When Annita Lucchesi arrived in Albuquerque, New Mexico, it would be under duress — having left her abusers.
“I didn’t have any belongings. I didn’t have a car. I didn’t have a job. I was basically living like a refugee and I needed to start my life over,” Lucchesi said.
Lucchesi would go on to become the Executive Director of Sovereign Bodies Institute, the home of the Missing and Murdered Indigenous Women (MMIW) database that she created.
At the time she moved, Lucchesi had a degree in geography and hoped to finish her master’s thesis in fine arts.
“I was really trying to use the thesis as an opportunity to make sense of what had happened to me,” Lucchesi said. “Especially because the person who had abused me, and was trafficking me, and other people who sexually assaulted me in my life, were all Native themselves— and they were all survivors of similar violence as well.”
She said Native people live in this “maze of trauma” and are trying to navigate out of it.
“We are all still doing the work of trying to figure that out, so for me, this opportunity was a way to start navigating through that maze,” Lucchesi said.
Lucchesi created a map with little white boxes showing where either she, or her abusers, had experienced violence. The background of the map showed text messages from Lucchesi’s abusers talking about selling her.
“If I wanted other native people to be bold and brave in sharing the experiences of violence and what happened to them, then I had to do it myself too,” Lucchesi said.
Lucchesi earned a Master of Arts degree in American Studies at Washington State University in 2016. She is now a doctoral student at the University of Lethbridge, in the Cultural, Social & Political Thought program. Lucchesi shares her work at events like the Southwestern Indian Polytechnic Institute Round table discussion, to bring awareness to this growing epidemic.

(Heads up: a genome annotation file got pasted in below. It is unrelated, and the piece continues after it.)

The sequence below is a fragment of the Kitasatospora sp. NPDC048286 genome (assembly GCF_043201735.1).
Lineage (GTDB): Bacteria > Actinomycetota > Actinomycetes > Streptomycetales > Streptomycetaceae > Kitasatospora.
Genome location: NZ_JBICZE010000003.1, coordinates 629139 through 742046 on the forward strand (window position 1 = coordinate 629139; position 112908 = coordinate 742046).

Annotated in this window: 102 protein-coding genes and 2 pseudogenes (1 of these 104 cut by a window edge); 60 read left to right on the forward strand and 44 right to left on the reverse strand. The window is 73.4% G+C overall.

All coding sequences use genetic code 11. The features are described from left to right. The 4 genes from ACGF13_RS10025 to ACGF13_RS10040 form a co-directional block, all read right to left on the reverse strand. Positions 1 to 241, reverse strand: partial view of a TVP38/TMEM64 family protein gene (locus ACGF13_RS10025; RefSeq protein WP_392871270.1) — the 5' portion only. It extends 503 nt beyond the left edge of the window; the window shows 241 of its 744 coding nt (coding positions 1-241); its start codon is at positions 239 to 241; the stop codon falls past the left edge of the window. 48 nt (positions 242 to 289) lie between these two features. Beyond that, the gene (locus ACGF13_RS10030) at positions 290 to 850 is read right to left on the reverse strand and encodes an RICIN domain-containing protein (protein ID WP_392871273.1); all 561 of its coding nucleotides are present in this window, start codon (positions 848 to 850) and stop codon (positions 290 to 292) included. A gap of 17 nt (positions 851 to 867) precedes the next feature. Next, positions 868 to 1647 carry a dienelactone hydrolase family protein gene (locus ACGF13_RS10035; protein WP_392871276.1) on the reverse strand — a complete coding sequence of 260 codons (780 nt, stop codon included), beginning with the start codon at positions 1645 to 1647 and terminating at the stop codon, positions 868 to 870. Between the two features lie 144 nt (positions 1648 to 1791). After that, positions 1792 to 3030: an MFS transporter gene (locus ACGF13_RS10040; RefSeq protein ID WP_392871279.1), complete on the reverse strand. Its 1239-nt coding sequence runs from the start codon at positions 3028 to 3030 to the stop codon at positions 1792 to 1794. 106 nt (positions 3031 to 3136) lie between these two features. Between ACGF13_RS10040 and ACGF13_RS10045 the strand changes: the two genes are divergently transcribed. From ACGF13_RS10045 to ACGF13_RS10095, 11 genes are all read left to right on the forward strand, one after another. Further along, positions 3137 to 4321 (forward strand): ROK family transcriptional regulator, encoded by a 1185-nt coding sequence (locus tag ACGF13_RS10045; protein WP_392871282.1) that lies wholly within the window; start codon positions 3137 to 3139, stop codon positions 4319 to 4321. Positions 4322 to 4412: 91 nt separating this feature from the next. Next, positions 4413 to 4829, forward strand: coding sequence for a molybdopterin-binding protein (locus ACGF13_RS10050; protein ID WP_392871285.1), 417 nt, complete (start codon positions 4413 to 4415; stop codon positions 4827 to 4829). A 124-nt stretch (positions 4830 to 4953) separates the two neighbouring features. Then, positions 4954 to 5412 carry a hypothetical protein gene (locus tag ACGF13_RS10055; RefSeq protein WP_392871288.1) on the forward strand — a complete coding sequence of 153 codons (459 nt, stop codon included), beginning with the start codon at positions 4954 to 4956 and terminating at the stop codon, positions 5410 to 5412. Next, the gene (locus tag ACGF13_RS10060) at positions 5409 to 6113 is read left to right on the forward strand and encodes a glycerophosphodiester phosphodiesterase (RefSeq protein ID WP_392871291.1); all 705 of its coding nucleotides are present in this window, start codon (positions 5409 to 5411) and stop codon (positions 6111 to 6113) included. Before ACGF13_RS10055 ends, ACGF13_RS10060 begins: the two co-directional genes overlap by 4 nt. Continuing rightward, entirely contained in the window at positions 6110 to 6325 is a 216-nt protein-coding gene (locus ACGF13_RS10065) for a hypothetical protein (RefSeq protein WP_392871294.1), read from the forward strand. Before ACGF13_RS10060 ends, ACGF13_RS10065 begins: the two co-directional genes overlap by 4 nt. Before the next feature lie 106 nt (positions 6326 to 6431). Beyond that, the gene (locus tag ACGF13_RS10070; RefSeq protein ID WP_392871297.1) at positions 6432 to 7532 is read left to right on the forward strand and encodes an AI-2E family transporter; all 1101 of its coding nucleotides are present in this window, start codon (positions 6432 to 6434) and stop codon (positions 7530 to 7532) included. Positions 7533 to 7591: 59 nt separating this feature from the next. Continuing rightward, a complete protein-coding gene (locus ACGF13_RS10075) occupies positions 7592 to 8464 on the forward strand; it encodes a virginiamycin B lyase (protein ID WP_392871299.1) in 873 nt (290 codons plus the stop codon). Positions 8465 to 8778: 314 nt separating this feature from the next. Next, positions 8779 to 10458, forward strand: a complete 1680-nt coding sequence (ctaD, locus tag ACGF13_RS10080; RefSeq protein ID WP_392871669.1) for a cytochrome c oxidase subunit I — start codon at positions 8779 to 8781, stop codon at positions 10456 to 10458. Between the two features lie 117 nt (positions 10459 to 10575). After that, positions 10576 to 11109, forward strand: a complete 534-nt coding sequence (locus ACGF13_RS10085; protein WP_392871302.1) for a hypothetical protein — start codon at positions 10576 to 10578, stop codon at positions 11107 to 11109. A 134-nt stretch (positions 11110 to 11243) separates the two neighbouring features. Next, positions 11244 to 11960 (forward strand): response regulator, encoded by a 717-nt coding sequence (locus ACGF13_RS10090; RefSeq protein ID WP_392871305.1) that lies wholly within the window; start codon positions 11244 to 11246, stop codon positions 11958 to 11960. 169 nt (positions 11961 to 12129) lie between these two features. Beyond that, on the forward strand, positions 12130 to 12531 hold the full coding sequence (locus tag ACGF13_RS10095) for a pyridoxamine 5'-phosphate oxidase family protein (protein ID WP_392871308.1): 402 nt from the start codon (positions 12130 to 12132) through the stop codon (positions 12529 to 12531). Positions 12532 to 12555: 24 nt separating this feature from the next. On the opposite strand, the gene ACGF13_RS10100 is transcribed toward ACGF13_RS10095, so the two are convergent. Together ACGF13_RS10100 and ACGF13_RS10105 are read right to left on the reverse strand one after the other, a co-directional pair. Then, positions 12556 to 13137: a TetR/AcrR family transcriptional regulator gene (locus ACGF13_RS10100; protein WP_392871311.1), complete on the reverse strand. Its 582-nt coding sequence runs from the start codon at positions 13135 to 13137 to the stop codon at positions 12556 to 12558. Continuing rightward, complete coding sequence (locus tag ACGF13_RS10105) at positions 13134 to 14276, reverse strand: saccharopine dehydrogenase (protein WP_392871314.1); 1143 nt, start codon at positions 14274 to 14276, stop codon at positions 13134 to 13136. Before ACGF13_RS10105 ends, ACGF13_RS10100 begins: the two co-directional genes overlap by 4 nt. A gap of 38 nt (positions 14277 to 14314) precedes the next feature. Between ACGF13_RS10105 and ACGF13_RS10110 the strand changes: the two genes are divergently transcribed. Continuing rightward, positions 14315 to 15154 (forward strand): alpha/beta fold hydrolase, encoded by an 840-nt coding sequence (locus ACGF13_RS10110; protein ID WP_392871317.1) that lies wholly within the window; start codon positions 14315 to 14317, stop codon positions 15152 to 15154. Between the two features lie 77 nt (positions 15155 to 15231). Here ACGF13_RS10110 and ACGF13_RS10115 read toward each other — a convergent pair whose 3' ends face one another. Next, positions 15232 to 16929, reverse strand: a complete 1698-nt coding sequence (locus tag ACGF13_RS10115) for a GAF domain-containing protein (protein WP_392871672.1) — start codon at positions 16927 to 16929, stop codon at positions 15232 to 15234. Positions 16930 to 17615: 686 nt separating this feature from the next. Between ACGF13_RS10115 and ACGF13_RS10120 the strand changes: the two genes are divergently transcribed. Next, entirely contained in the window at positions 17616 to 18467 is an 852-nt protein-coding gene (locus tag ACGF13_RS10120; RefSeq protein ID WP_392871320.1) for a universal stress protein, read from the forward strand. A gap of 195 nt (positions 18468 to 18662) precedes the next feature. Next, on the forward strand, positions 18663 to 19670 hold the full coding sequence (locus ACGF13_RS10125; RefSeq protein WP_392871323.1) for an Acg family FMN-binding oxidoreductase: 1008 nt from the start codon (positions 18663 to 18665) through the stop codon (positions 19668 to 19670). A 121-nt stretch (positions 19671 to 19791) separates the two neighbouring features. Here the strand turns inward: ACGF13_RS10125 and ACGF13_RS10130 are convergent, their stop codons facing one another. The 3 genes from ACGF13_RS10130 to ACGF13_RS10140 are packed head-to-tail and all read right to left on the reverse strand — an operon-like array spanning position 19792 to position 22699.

At the roundtable discussion, newly elected congresswoman Deb Haaland— the first Native American woman to serve in congress— sent a message from Washington, D.C.
“This is a problem that has been overlooked for far too long. The work you’re doing to help support efforts around Sovereign Bodies Institute is vital in seeking justice for our stolen sister, and to prevent future cases,” Haaland said.
Haaland said she is working on three different Acts to help the MMIW challenge:
The SURVIVE Act: an amendment to Victims of Crime Act of 1984 increasing resources for tribal victims of crime.
The Native Youth and Tribal Officer Protection Act: an extension of protection of Native American children and to public safety on tribal lands.
Savanna’s Act: a requirement of the Department of Justice to format data entry for users to input missing and murdered indigenous people. As well as, an increase of communication, accountability and training amongst state, tribal and federal lines in regards to missing and murdered indigenous people.
Haaland has also introduced two amendments to the Violence Against Women Reauthorization Act of 2019, specifically to help MMIW.
Lucchesi said she is committed to every person entered in the MMIW database.
“For me, doing the work of the database is really a conscious form of prayer and a form of assertion that these women, their lives have value, they still have value and they have meaning,” she said.
Working on the database provided a place for Lucchesi’s mind and heart to navigate through the violence she had endured, she said.
“When I left my abuser, I didn’t leave because I valued myself, or my life, I left because I didn’t want him to go to prison for killing me,” Lucchesi said. “I think a lot of survivors of domestic violence and trafficking feel that way. Abuse really messes with your head.”
Lucchesi said working on the database has helped her heal.
“I think the way I would summarize the healing process of the database for me is that it’s giving me that push to value myself and honor the sacredness in myself and in all the women that I work with,” Lucchesi said.
She said she will not forget those who are lost and will provide support for families of MMIW.
“There have been different times in this journey where the women whose spirits are in the database, you can really feel their presence very strongly, and they all have their own personalities and their own way that they carry themselves and you can feel that when they’re in the room,” Lucchesi said. “So when I think of good memories, I think of the times when the work felt like a lot and I just couldn’t carry it anymore and they were there in the room to kind of pick me up.”
Amy Byres is a reporter for the New Mexico News Port, she can be contacted on Twitter @amybyres12.